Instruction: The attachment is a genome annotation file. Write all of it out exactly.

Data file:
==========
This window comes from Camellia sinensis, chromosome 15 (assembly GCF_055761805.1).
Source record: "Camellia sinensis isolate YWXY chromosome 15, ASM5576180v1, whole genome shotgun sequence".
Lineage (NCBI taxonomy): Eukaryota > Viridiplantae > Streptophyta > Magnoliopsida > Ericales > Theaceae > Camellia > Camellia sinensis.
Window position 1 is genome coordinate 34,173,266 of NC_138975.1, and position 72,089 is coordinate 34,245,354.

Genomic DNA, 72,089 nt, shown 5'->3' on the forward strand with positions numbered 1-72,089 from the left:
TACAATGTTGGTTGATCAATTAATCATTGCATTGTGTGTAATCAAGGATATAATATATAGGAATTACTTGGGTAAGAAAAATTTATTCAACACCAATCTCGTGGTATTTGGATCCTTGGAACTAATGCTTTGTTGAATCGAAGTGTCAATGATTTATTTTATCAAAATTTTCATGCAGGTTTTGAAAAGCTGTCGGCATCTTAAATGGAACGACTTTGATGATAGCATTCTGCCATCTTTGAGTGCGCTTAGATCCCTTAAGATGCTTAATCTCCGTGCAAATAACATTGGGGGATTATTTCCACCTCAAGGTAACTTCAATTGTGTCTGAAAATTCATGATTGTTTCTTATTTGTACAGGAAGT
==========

This window comes from Camellia sinensis, chromosome 15 (assembly GCF_055761805.1).
Source record: "Camellia sinensis isolate YWXY chromosome 15, ASM5576180v1, whole genome shotgun sequence".
Lineage (NCBI taxonomy): Eukaryota > Viridiplantae > Streptophyta > Magnoliopsida > Ericales > Theaceae > Camellia > Camellia sinensis.
Window position 1 is genome coordinate 34,173,266 of NC_138975.1, and position 72,089 is coordinate 34,245,354.

Genomic DNA, 72,089 nt, shown 5'->3' on the forward strand with positions numbered 1-72,089 from the left:
TACAATGTTGGTTGATCAATTAATCATTGCATTGTGTGTAATCAAGGATATAATATATAGGAATTACTTGGGTAAGAAAAATTTATTCAACACCAATCTCGTGGTATTTGGATCCTTGGAACTAATGCTTTGTTGAATCGAAGTGTCAATGATTTATTTTATCAAAATTTTCATGCAGGTTTTGAAAAGCTGTCGGCATCTTAAATGGAACGACTTTGATGATAGCATTCTGCCATCTTTGAGTGCGCTTAGATCCCTTAAGATGCTTAATCTCCGTGCAAATAACATTGGGGGATTATTTCCACCTCAAGGTAACTTCAATTGTGTCTGAAAATTCATGATTGTTTCTTATTTGTACAGGAAGT